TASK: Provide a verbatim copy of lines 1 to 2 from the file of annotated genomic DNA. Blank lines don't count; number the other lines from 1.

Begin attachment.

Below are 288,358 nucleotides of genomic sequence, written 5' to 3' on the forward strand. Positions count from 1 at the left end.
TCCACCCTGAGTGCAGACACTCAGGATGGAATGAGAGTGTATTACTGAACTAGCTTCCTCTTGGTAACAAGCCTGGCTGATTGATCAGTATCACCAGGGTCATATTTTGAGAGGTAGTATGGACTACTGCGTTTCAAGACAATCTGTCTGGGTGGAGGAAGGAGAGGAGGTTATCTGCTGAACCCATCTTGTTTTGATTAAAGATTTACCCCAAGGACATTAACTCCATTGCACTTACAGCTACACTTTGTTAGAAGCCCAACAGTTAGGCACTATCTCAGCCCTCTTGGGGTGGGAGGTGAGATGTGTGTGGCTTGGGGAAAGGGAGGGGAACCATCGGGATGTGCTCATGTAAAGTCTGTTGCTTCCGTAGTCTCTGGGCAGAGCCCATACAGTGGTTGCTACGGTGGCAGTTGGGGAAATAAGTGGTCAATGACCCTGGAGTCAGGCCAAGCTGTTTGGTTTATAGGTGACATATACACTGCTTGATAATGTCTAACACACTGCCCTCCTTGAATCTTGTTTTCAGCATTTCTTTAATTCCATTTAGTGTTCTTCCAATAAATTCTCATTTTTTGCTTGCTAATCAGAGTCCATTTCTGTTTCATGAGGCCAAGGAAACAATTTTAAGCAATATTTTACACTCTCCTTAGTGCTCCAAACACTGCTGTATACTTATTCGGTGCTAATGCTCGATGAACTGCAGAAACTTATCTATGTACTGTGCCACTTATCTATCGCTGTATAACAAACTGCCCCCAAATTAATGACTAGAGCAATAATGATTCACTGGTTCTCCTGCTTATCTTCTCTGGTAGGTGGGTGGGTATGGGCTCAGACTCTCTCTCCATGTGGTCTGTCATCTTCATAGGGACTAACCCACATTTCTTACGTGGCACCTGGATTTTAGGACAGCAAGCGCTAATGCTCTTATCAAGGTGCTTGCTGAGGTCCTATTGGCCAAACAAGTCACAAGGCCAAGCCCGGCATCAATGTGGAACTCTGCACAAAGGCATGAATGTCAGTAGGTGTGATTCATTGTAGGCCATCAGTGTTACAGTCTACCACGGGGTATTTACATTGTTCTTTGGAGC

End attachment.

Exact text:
Below are 288,358 nucleotides of genomic sequence, written 5' to 3' on the forward strand. Positions count from 1 at the left end.
TCCACCCTGAGTGCAGACACTCAGGATGGAATGAGAGTGTATTACTGAACTAGCTTCCTCTTGGTAACAAGCCTGGCTGATTGATCAGTATCACCAGGGTCATATTTTGAGAGGTAGTATGGACTACTGCGTTTCAAGACAATCTGTCTGGGTGGAGGAAGGAGAGGAGGTTATCTGCTGAACCCATCTTGTTTTGATTAAAGATTTACCCCAAGGACATTAACTCCATTGCACTTACAGCTACACTTTGTTAGAAGCCCAACAGTTAGGCACTATCTCAGCCCTCTTGGGGTGGGAGGTGAGATGTGTGTGGCTTGGGGAAAGGGAGGGGAACCATCGGGATGTGCTCATGTAAAGTCTGTTGCTTCCGTAGTCTCTGGGCAGAGCCCATACAGTGGTTGCTACGGTGGCAGTTGGGGAAATAAGTGGTCAATGACCCTGGAGTCAGGCCAAGCTGTTTGGTTTATAGGTGACATATACACTGCTTGATAATGTCTAACACACTGCCCTCCTTGAATCTTGTTTTCAGCATTTCTTTAATTCCATTTAGTGTTCTTCCAATAAATTCTCATTTTTTGCTTGCTAATCAGAGTCCATTTCTGTTTCATGAGGCCAAGGAAACAATTTTAAGCAATATTTTACACTCTCCTTAGTGCTCCAAACACTGCTGTATACTTATTCGGTGCTAATGCTCGATGAACTGCAGAAACTTATCTATGTACTGTGCCACTTATCTATCGCTGTATAACAAACTGCCCCCAAATTAATGACTAGAGCAATAATGATTCACTGGTTCTCCTGCTTATCTTCTCTGGTAGGTGGGTGGGTATGGGCTCAGACTCTCTCTCCATGTGGTCTGTCATCTTCATAGGGACTAACCCACATTTCTTACGTGGCACCTGGATTTTAGGACAGCAAGCGCTAATGCTCTTATCAAGGTGCTTGCTGAGGTCCTATTGGCCAAACAAGTCACAAGGCCAAGCCCGGCATCAATGTGGAACTCTGCACAAAGGCATGAATGTCAGTAGGTGTGATTCATTGTAGGCCATCAGTGTTACAGTCTACCACGGGGTATTTACATTGTTCTTTGGAGC